Since we started working on NHS.UK we’ve created a bunch of solutions, some of them for repeat user needs, such as ‘I need to know what to do about my symptoms’ or ‘I need to know if I should see a GP’.
Out of these repeat solutions emerged our patterns.
What are content patterns?
Content patterns are reusable blocks of information. Without design patterns, however, they would just be floating in content space. Design and content together form our patterns. One would be incomplete without the other.
All our patterns came out of user-needs-led content. Tim, our designer, described this as ‘the content is the interface’ in his blog about design patterns. Without user needs there is no content and, in turn, no patterns.
Smaller patterns (units)
Here are some of the units we have identified.
Each of these units is attached to a block of information that’s specific to the symptom or condition.
These patterns help us structure our pages. That doesn’t mean they have to go in a prescribed order. Patterns aren’t rules. We use them flexibly, depending on the user needs.
Help from a GP:
How patterns help users
When people are ill, they’re often emotional, sometimes even distressed. This makes it harder for them to take information in.
Users don’t want to have to work out what to do next. In stressful situations they’re often not even able to that.
It’s therefore crucial to get them to the right action as quickly as possible.
Groups of patterns (assemblies) help users to scan a page and pick out the information that’s relevant to them. That way patterns help them to get to the right action as quickly as possible.
Here are the content patterns assemblies we’ve identified so far.
Pattern assembly 1: channeling users
The 2 main user needs for this page are:
- I need to know if I should call 999
- I need to know what I can do about my headache
The information is designed in a way that makes it easy for users to:
- feel reassured that most headaches aren’t anything serious
- know what they can do at home
- know what to do when it feels like something serious
Designing the page this way means it’s quite different from other symptom pages currently out there.
They tend to list all the symptoms for headache and match them with a list of possible conditions. What’s missing, however, is what to do about your headache.
Pattern assembly 2: journey through an illness
Here are 3 of the user needs we identified for depression and anxiety:
- I need to know what this is I’m experiencing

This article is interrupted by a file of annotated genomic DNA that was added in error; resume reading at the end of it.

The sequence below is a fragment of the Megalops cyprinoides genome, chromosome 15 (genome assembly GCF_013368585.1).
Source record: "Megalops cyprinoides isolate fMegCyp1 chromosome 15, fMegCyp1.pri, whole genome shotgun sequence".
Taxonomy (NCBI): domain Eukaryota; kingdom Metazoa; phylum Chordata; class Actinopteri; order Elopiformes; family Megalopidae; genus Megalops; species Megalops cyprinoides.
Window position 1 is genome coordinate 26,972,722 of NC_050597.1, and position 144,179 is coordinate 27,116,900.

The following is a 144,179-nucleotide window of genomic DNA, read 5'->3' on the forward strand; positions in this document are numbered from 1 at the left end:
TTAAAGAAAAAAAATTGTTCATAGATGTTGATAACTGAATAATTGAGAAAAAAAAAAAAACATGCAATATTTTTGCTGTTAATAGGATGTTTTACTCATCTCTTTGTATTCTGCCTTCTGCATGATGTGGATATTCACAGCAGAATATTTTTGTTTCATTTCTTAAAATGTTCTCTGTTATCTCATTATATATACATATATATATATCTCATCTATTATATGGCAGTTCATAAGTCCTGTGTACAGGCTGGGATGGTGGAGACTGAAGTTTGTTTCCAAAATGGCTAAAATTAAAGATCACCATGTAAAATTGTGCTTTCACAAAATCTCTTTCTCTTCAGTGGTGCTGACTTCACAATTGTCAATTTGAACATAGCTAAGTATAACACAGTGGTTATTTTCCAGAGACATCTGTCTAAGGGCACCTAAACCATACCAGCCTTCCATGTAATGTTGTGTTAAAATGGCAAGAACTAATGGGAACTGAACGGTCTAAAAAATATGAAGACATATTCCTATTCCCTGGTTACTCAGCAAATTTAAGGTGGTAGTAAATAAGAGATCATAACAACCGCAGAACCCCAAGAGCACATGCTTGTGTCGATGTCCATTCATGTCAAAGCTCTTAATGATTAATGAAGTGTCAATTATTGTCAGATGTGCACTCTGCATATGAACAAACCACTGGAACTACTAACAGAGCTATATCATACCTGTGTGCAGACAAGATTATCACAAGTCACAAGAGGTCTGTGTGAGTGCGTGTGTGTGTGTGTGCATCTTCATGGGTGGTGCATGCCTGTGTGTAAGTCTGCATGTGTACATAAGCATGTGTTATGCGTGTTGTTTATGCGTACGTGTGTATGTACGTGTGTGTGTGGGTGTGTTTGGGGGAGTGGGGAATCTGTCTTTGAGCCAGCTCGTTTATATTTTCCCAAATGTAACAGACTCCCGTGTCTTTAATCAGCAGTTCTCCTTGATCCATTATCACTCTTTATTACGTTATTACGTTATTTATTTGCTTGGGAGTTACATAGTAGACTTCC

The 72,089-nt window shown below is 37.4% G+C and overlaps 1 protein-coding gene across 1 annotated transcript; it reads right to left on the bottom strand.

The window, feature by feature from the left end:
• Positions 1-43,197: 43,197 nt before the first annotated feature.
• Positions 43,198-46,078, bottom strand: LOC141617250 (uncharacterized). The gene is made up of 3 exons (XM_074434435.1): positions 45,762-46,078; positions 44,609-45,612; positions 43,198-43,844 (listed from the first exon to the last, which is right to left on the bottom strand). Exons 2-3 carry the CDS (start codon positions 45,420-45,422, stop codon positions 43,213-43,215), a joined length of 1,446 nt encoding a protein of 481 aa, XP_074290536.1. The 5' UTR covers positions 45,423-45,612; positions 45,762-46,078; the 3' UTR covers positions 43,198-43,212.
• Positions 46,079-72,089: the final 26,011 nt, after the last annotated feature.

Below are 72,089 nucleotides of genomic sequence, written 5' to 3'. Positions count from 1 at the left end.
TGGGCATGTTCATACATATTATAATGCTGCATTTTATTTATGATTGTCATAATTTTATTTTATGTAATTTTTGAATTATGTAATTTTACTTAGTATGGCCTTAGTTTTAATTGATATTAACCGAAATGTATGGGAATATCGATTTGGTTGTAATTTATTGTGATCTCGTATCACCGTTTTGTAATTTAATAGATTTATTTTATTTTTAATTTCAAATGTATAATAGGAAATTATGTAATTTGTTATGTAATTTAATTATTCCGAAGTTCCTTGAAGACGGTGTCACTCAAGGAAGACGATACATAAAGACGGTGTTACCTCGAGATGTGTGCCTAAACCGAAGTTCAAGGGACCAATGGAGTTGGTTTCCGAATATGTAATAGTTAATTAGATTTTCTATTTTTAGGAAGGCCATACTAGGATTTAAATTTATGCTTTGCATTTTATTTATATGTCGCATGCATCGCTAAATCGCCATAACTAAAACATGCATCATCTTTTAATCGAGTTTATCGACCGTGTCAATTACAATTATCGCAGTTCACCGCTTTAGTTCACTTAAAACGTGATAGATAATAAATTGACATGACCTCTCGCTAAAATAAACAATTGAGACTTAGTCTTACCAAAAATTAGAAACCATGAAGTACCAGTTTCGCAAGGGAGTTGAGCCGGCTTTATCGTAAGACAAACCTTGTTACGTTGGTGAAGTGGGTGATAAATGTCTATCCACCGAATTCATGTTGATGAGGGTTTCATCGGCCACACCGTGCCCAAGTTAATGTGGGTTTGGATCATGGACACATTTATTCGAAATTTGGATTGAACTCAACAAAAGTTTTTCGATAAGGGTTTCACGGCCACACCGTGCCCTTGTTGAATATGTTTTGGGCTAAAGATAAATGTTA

- I need to know who to see about the way I feel
- I need to know how medicines can help me
These needs appear at different stages of the condition, which can often span years. In research, people told us they find it hard to know what to do when on this journey through their condition.
To solve this we did 2 things: we structured the guide in a way that mirrors the user journey and we made it easy to scan through a page and find what to do.
Looking forward, this pattern could easily be applied to other conditions or procedures.
Pattern assembly 3: show me the thing
2 of the user needs for rashes are:
- I need to know what this rash could be
- I need to see different rashes to compare them to my child’s
Sometimes text only descriptions aren’t enough. Where the symptoms are external, users want to see pictures.
Images plus information give users a clue to whether they have a condition or not.
We’ll need this simple pattern for many other conditions where users will want to compare symptoms to what they see on their body.
But we’ve already come up against an issue with this pattern: one image often isn’t enough. For example, we need to show external symptoms for different skin tones.
We’ll also look into things like video where users need to see a condition developing over time.
It’s been fun, now we need to test
Working on patterns has been fun for the team and a great chance for design and content to work closely together and think about how we can best meet user needs.
We’re going to blog about how we worked together on this. So watch this space.
We’ll also link our pages to the corresponding pages on NHS Choices to get some real traffic and ask people for feedback. This research will tell us more about how well our patterns works and where we need to do more to meet our users’ needs.